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DVD tells tales of lifeboatmen

PUBLISHED: 13:36 17 January 2009 | UPDATED: 22:13 05 July 2010

THE fading pages chronicle heroic stories of brave lifeboat crews from Norfolk and Suffolk saving lives off the North Sea.

And now the detailed exploits of lifeboatmen are only a click away in Cromer from next month.

THE fading pages chronicle heroic stories of brave lifeboat crews from Norfolk and Suffolk saving lives off the North Sea.

And now the detailed exploits of lifeboatmen are only a click away in Cromer from next month.

More than 150 years of bravery on the waves can be viewed on screen at the Henry Blogg Museum which has 582 issues of Lifeboat magazine compiled on one DVD.

Although the DVD and CD-ROM will soon be available to buy for £100, the Cromer museum is the only site in the country in which anyone intrigued by the voluntary and modest heroes can view the archives by appointment.

The museum was chosen in part because of Cromer lifeboat man's Henry Blobg's legendary life saving exploits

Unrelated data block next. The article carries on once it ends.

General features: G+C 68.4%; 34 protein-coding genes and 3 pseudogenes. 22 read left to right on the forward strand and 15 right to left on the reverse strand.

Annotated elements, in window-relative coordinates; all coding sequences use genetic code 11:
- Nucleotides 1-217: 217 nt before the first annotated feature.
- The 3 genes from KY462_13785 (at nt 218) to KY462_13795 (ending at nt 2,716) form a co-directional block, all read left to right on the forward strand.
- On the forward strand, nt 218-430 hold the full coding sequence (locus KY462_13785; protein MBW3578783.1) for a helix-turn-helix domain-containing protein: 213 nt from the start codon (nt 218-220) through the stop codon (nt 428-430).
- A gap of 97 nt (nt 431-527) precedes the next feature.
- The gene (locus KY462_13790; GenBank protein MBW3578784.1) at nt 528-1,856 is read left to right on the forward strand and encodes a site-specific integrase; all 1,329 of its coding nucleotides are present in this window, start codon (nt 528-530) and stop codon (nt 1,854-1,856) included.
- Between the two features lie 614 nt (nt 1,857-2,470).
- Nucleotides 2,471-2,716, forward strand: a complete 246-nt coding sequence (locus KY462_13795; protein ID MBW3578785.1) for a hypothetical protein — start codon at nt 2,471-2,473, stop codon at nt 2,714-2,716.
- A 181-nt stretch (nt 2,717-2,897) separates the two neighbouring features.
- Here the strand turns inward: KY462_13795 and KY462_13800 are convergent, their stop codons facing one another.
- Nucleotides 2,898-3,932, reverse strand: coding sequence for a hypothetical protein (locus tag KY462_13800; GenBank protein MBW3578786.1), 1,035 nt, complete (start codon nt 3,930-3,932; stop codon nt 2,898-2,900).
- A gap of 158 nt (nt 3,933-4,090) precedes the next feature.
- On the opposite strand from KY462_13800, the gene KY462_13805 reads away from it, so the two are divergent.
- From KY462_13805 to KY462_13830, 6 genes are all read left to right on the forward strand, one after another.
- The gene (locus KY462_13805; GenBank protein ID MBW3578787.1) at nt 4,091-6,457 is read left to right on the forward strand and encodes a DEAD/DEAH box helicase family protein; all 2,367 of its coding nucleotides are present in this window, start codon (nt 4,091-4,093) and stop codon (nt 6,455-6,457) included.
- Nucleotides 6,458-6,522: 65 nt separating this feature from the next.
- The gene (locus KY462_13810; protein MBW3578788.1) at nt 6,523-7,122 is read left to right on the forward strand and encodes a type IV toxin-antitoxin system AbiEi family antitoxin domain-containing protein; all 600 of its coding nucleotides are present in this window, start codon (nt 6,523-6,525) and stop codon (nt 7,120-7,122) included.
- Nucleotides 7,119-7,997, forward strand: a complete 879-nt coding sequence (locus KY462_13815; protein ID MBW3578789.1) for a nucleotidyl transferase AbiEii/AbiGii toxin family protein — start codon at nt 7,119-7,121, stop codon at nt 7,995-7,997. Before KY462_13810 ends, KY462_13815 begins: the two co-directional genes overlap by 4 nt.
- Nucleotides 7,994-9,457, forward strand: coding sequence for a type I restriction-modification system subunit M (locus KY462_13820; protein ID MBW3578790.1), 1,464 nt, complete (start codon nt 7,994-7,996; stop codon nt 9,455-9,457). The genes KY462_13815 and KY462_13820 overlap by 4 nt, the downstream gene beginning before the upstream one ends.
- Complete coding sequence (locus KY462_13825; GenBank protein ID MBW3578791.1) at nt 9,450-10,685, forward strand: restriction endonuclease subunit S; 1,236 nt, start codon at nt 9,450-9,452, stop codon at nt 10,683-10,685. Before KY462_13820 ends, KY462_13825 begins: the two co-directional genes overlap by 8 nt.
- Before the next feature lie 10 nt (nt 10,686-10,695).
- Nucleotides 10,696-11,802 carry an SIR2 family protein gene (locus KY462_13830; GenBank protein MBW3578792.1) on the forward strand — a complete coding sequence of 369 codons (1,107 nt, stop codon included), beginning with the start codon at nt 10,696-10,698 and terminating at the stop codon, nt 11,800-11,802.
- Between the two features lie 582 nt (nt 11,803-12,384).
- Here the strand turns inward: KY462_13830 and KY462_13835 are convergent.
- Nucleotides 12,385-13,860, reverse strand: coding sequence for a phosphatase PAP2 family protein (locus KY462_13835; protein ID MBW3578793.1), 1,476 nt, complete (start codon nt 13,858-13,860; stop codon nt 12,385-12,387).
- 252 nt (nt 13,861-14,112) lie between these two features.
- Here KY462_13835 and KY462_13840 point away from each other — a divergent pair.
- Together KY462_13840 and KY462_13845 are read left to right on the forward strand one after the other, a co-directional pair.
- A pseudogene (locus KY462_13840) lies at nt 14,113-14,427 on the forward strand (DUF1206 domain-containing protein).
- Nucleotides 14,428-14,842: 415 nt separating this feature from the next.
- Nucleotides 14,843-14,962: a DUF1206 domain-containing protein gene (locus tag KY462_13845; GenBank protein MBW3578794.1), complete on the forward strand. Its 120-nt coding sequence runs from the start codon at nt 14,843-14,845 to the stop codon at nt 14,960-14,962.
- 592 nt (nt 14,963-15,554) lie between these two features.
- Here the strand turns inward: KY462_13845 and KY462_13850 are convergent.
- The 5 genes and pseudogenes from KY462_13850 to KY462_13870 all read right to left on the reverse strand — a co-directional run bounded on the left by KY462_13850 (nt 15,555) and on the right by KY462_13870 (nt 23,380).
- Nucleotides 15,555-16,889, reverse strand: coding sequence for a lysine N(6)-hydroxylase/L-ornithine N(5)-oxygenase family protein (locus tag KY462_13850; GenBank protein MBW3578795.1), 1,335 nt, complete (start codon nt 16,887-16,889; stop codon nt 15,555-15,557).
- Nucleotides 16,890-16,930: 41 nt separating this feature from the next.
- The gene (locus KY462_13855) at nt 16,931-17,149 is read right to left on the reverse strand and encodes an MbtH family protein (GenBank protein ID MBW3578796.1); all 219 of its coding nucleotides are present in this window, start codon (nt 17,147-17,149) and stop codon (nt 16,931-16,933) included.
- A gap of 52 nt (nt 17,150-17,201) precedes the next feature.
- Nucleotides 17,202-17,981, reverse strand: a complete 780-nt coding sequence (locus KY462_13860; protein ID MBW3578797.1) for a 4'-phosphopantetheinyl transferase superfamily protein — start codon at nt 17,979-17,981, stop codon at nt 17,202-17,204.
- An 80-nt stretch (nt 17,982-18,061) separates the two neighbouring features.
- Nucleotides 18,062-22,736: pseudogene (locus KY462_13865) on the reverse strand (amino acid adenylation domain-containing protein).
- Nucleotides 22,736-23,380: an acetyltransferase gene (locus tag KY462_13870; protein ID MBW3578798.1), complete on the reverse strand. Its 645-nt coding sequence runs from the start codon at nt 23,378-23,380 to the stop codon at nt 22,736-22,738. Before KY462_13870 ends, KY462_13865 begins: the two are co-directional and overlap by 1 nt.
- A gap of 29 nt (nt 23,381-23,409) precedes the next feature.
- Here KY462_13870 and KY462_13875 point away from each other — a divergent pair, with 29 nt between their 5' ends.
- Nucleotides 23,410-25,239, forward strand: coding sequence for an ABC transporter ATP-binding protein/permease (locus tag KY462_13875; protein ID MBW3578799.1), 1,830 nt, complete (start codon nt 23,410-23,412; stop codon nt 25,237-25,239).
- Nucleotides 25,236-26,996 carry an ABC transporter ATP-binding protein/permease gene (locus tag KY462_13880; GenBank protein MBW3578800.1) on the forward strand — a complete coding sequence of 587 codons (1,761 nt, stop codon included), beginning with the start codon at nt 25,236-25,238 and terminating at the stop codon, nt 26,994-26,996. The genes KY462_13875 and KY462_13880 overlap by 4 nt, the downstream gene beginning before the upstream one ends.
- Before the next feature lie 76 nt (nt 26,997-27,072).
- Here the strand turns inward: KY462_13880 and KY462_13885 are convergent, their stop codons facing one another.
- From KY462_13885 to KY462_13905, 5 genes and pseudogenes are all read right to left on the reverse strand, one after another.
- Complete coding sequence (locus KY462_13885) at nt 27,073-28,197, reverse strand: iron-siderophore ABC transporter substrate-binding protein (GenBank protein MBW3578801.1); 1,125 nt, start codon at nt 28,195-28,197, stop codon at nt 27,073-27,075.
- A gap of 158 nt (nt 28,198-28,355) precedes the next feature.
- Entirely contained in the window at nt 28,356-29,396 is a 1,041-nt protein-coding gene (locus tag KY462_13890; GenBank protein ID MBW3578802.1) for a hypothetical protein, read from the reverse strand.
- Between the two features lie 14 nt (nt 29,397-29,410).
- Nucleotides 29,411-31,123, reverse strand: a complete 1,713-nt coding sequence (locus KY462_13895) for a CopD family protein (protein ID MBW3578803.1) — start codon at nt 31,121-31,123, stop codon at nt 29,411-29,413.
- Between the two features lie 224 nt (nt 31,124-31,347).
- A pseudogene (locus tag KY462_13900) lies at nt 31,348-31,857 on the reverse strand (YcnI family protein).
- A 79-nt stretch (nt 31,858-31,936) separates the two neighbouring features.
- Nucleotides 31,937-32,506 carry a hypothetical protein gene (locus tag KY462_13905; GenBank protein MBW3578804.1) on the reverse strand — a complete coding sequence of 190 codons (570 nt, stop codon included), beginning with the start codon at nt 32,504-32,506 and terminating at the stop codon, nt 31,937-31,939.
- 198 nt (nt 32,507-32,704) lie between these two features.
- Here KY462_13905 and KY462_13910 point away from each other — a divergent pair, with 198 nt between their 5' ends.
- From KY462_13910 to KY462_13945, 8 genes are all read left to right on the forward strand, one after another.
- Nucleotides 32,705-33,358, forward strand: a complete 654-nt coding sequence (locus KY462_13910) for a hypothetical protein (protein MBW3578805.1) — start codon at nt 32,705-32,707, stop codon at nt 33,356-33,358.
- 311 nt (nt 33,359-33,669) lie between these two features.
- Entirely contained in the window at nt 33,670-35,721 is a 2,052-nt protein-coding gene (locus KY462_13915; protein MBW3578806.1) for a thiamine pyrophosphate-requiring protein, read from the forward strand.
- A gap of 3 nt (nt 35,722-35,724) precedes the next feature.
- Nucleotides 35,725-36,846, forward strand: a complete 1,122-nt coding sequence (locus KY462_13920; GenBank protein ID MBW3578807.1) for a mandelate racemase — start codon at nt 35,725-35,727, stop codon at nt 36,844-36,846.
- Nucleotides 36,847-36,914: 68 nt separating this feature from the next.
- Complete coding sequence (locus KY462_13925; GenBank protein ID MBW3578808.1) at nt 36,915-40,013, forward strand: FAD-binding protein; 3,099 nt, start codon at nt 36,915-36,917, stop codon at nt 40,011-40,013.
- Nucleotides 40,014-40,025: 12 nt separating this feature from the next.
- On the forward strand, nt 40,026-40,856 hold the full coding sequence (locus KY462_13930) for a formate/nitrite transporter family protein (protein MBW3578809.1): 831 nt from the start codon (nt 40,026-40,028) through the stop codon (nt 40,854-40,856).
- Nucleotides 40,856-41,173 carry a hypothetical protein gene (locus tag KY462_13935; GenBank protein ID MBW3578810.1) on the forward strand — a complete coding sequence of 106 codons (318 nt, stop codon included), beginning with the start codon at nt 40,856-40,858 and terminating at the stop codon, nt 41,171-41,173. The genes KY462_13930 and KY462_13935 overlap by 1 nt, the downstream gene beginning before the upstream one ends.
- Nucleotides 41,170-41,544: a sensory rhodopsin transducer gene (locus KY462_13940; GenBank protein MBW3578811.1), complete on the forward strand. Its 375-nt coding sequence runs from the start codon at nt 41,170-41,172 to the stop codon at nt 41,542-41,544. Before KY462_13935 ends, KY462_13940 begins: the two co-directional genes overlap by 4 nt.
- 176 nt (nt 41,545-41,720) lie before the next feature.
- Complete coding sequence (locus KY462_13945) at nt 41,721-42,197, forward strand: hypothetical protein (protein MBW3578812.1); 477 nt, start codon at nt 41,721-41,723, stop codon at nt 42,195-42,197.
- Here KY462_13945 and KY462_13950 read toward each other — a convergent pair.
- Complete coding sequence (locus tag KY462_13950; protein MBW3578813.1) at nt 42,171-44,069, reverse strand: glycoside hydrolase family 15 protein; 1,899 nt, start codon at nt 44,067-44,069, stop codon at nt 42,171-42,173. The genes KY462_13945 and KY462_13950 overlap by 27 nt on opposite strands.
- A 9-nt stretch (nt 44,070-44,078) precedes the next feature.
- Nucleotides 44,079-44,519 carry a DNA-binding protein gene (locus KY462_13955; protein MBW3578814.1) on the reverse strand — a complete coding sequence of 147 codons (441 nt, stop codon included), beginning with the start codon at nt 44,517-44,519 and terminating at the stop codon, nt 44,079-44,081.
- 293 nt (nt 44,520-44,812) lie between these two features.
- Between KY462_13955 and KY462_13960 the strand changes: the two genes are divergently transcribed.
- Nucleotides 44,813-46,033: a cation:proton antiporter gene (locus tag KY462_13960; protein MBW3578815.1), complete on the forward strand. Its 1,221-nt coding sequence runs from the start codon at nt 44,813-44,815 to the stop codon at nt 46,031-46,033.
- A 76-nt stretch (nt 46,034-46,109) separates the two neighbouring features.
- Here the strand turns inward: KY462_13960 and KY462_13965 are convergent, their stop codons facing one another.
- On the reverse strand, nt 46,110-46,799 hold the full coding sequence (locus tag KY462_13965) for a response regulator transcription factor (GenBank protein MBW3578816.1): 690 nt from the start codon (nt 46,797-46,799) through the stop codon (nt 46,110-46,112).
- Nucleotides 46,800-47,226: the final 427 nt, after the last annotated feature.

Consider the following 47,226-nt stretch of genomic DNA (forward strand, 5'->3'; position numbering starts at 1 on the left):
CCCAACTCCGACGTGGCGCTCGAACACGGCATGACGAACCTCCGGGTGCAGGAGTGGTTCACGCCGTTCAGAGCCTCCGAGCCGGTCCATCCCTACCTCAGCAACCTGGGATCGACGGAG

The Lifeboat magazine archives feature all of Mr Blogg's 387 rescues - including the famous 1917 rescue of 11 crew members of the SS Fernebo in which he and his crew braved ferocious weather for 14 hours to save lives.

And a trawl through the easy to use DVD reveals the bravery of other lifeboat crews from 1852 to 2008, including Caister's “Never Turn Back” crew and teams from Yarmouth, Gorleston and Hunstanton.

All that is needed is the name of crewman, stricken craft and lifeboat station and all the information available appears in seconds - from the Caister rescue in 1907 of the Russia barge the Anna Precht to the evacuation of one crewman from the destroyer HMS Whitshed off Yarmouth in 1941.

An early issue of Lifeboat shows the Lowestoft rescue of the brig Tennant which had ran aground on the Newcome Sand in 1857.

The magazine reported: “The reputation of this life boat has been long established and she behaved in her usual admirable manner on this occasion.”

The DVD complements the Henry Blogg Museum's comprehensive collection of magazines and journals and it hopes that the new historical aid will help even more people research life boats and the countless lives they saved.

Jacqui Palmer, manager of the sea front museum said: “There is no replacing the original magazines but the DVD is a wonderful resource - whether you are interested in the voluntary career of a particular crew member, boat and rescue or if you are simply fascinated by stories of quiet bravery.”

The lifeboat magazine archive can be viewed by appointment at the museum by calling 01263 511294 from February.


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